Don Moore, PhD
Professor of Medical Education and Administration
Director, Office for Continuous Professional Development
Director of Evaluation, Re-imagining Residency Project
Dr. Moore is professor of Medical Education and Administration in the School of Medicine (VU) and serves as both the Director of the Office for Continuing Professional Development, which includes the Division of CME and MOC Portfolio Program and Director of Evaluation for the AMA-funded Re-Imagining Residency project. Dr. Moore received his Ph.D. in education from the University of Illinois at Urbana-Champaign in 1982. He has published almost 60 articles and book chapters and presented over 230 lectures and workshops at local, national, and international conferences. He was inducted into the Academy for Excellence in Teaching at Vanderbilt University School of Medicine in 2013 and was designated a Fellow of the Society for Academic CME in May 2017. He currently serves as advisor for the Journal of Continuing Education in the Health Professions and as a member of the Editorial Committee for the Journal of European CME. Don continues to work on the CME/CPD Outcomes Framework, learning in the healthcare practice setting, including the Master Adaptive Workplace Learner, and outcomes of surgical simulation education.
Laurie Novak, PhD, MHSA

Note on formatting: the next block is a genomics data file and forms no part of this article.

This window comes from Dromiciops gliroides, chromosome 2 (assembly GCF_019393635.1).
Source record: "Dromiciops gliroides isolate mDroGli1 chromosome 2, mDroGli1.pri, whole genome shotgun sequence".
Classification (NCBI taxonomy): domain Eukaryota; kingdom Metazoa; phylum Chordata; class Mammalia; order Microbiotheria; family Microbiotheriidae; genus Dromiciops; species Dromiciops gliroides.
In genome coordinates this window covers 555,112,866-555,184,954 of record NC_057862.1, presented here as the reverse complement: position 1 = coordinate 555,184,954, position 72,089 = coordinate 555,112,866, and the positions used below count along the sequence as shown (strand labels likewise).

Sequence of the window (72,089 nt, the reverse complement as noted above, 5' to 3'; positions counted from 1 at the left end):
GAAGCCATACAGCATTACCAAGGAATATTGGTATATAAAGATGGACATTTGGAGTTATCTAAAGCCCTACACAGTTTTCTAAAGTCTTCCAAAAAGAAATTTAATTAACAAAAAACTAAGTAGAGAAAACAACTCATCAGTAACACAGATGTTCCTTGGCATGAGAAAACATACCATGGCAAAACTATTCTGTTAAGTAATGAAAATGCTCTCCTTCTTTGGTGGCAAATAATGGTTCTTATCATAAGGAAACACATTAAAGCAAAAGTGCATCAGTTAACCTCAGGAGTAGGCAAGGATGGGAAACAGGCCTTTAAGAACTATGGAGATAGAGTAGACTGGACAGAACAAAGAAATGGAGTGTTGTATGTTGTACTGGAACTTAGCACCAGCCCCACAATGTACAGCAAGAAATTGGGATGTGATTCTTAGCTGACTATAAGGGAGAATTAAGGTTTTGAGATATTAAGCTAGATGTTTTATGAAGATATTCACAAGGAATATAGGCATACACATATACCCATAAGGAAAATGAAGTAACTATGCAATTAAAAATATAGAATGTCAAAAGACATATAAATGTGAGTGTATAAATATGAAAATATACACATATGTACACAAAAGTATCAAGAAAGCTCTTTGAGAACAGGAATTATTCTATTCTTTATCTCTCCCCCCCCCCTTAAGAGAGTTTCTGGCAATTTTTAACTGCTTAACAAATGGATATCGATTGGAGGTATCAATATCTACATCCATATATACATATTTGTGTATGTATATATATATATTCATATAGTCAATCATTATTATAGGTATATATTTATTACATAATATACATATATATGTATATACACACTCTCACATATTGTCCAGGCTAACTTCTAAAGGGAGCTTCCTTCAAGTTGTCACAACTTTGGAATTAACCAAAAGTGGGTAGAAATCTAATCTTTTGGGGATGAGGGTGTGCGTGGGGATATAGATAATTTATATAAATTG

Assistant Professor, Department of Biomedical Informatics (DBMI)
Director, DBMI Center of Excellence in Applied Artificial Intelligence
Dr. Novak is an Assistant Professor of Biomedical Informatics in the School of Medicine at Vanderbilt University. She graduated from University of Michigan with a MHSA in Health Management and Policy. She then went on to graduate from Wayne State University with a PhD in Medical and Organizational Anthropology. Her research expertise lies in qualitative research and evaluation of the relationship between information systems and work in clinical settings, especially activities related to the design and implementation of large-scale clinical informatics systems. Her current focus is on the implementation of predictive analytics in clinical settings. Other areas of interest include the structuring of routines to support everyday chronic illness self-care, the social construction of risk and safety among clinicians and patients, and strategies employed by clinicians to create safety during the implementation of new technology. In the biomedical informatics training program, Dr. Novak lectures on organizational studies, methods in qualitative research, and economic evaluation. She is a member of the Center for Research and Innovation in Systems Safety (CRISS).
Rangaraj (Ranga) Ramanujam, PhD
Richard M. and Betty Ruth Miller Professor of Healthcare Management
Owen Graduate School of Management
Dr. Ramanujam is a Professor of Management in the Owen Graduate School of Management at Vanderbilt University. Dr. Ramanujam graduated from Carnegie Mellon University in 2000 with a PhD in Electrical Engineering. Professor Ramanujam is a leading researcher and consultant on the organizational causes and consequences of operational failures in high-risk work settings. His current research examines the role of leadership, communication, and learning processes in enhancing the quality and safety of healthcare. Professor Ramanujam is currently the co-editor of the Stanford University Press series on High Reliability and Crisis Management.
Russell Rothman, MD, MPP
Professor, Internal Medicine, Pediatrics & Health Policy
Vice President for Population Health Research